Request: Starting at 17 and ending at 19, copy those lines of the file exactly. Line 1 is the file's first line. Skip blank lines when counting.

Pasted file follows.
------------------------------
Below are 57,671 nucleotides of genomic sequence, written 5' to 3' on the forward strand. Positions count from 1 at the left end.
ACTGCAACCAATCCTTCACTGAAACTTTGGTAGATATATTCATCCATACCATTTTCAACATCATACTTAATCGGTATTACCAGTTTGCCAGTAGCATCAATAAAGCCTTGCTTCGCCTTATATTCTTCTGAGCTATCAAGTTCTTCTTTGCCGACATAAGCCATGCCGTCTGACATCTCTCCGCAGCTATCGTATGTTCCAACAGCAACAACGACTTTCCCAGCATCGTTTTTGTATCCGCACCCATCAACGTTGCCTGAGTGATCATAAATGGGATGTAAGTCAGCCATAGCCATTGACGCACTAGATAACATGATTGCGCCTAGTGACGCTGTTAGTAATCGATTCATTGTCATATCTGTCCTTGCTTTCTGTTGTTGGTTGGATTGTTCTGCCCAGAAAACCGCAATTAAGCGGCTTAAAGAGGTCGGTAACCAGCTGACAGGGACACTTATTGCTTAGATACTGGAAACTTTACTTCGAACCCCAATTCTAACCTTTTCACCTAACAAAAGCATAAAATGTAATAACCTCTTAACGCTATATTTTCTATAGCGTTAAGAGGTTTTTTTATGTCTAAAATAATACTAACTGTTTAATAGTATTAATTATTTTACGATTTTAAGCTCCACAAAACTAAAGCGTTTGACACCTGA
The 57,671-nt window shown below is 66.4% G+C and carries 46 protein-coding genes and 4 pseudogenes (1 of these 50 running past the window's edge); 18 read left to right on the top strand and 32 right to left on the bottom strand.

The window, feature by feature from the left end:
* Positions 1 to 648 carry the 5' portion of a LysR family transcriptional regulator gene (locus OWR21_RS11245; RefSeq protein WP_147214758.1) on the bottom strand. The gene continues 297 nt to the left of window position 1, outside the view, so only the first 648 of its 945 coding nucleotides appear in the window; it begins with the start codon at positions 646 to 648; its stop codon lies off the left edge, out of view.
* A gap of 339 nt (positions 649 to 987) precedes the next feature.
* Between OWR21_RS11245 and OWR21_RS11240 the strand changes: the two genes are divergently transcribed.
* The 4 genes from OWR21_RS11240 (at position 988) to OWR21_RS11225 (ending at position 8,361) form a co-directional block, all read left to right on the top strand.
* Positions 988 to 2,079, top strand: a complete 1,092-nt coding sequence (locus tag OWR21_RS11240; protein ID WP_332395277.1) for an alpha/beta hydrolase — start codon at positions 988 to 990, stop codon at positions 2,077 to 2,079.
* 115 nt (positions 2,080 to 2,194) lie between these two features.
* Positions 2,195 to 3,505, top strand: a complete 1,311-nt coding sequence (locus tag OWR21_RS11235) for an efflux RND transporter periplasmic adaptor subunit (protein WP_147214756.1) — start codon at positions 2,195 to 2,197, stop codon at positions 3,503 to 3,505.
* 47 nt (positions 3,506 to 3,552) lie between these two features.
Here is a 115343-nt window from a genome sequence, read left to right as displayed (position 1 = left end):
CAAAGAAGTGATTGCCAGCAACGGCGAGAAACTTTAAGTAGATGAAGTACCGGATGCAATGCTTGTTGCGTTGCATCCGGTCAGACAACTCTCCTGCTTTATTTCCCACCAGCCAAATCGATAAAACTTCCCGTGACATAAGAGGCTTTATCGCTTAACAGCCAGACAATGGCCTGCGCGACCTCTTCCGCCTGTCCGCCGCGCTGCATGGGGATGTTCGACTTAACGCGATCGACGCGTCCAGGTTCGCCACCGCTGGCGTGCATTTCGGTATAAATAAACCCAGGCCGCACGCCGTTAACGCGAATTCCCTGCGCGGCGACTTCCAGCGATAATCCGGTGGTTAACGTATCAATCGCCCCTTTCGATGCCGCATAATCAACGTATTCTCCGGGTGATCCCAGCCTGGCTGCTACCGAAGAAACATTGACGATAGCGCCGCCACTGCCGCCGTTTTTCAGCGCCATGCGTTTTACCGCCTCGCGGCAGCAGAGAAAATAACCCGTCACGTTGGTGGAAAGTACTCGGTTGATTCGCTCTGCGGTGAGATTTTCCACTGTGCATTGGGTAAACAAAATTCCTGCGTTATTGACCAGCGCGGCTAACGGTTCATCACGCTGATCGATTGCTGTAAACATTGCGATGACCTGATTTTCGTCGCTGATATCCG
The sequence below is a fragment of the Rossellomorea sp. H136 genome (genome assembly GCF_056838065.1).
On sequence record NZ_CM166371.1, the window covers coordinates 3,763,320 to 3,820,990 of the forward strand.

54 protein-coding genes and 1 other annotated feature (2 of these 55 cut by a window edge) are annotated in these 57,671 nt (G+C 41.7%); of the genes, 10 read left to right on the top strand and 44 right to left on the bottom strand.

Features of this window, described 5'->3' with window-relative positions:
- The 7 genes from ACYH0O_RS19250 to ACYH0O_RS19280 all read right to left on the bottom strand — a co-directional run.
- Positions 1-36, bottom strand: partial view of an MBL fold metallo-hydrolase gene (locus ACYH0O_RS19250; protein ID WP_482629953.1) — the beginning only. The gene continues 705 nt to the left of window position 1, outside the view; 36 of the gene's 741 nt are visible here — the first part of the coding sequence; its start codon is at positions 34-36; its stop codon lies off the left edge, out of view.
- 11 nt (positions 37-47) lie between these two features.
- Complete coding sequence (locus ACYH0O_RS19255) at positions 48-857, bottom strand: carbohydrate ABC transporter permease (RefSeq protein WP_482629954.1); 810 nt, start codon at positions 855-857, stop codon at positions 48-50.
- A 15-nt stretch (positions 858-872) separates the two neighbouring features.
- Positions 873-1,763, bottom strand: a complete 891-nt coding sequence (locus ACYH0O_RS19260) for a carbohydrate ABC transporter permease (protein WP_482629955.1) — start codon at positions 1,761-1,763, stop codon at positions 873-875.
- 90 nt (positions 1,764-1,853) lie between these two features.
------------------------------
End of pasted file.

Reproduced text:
54 protein-coding genes and 1 other annotated feature (2 of these 55 cut by a window edge) are annotated in these 57,671 nt (G+C 41.7%); of the genes, 10 read left to right on the top strand and 44 right to left on the bottom strand.

Features of this window, described 5'->3' with window-relative positions:
- The 7 genes from ACYH0O_RS19250 to ACYH0O_RS19280 all read right to left on the bottom strand — a co-directional run.